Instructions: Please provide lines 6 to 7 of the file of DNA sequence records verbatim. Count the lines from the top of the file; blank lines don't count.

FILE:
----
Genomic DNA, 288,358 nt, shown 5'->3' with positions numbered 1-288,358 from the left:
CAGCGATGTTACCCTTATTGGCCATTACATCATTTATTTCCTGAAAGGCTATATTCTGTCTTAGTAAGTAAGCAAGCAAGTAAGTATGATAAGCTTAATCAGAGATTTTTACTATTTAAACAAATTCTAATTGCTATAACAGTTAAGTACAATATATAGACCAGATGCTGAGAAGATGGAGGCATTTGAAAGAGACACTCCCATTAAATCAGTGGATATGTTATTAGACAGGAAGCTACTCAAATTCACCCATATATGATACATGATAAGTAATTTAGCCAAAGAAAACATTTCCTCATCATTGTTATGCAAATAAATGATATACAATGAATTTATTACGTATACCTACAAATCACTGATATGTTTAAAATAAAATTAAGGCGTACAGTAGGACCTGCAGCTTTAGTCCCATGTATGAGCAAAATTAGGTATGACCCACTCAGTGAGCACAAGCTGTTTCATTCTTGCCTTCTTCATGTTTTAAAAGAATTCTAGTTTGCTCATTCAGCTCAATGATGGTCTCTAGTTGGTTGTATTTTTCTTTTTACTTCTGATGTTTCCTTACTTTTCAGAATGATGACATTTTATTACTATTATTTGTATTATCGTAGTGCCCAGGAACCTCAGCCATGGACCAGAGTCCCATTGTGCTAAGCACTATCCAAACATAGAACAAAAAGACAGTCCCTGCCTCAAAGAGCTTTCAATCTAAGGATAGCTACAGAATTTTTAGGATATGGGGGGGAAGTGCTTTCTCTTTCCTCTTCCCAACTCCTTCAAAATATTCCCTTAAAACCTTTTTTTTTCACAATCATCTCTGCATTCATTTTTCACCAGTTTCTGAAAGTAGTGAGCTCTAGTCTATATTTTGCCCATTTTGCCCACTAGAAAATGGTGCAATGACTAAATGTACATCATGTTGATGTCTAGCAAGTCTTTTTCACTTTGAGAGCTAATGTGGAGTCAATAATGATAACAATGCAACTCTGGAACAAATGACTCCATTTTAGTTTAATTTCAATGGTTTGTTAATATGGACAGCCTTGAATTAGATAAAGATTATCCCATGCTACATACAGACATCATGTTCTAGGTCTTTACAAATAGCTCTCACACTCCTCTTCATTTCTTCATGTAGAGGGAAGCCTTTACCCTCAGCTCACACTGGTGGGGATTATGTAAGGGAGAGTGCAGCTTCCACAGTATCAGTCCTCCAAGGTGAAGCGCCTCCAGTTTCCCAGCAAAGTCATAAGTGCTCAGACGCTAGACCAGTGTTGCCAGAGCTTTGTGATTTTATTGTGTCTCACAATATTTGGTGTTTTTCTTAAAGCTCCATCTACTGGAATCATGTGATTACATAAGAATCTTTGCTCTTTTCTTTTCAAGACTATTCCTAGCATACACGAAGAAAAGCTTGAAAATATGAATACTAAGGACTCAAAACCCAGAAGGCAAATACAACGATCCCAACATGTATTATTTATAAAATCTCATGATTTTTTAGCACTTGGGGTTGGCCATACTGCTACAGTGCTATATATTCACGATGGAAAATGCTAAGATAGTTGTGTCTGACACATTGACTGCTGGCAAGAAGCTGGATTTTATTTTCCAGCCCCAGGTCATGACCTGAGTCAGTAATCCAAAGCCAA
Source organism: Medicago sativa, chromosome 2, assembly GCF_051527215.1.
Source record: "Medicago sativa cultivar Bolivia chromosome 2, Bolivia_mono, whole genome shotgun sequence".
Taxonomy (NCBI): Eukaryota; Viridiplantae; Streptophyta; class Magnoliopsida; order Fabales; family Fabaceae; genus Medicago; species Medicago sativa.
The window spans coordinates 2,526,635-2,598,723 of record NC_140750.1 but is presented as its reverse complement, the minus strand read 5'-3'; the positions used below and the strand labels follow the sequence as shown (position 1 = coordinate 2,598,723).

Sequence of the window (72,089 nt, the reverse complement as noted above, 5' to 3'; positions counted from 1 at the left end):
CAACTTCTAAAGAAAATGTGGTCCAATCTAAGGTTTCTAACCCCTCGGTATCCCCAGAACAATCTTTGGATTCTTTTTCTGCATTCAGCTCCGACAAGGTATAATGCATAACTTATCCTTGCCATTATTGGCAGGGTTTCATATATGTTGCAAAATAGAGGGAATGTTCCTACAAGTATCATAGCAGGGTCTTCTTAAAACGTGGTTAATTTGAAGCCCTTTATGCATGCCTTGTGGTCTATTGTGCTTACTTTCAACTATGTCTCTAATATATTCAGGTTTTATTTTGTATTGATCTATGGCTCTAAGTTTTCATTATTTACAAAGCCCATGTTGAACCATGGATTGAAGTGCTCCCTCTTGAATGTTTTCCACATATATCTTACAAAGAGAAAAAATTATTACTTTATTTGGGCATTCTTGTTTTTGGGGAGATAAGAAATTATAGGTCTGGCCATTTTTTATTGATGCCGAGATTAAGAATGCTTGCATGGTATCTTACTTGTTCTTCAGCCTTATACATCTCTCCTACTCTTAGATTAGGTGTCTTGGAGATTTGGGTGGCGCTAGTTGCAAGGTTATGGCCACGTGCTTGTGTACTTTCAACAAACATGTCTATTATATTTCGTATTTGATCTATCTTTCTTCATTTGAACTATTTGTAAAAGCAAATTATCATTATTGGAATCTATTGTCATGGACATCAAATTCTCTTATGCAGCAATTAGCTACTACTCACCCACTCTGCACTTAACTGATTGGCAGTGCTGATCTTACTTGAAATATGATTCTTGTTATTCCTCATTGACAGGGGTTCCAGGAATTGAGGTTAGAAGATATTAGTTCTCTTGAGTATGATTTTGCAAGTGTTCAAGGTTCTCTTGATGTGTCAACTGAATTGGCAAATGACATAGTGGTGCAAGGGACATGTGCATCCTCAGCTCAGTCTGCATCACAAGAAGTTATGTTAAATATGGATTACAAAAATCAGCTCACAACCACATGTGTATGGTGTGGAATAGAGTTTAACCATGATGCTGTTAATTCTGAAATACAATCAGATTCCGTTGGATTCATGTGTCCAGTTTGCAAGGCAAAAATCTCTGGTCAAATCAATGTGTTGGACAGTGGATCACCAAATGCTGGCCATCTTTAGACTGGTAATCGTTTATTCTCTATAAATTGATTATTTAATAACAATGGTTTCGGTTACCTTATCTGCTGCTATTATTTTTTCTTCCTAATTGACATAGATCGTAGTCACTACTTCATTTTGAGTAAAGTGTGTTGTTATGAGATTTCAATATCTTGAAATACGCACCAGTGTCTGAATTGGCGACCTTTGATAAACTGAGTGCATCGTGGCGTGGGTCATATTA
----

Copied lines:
The window spans coordinates 2,526,635-2,598,723 of record NC_140750.1 but is presented as its reverse complement, the minus strand read 5'-3'; the positions used below and the strand labels follow the sequence as shown (position 1 = coordinate 2,598,723).

Sequence of the window (72,089 nt, the reverse complement as noted above, 5' to 3'; positions counted from 1 at the left end):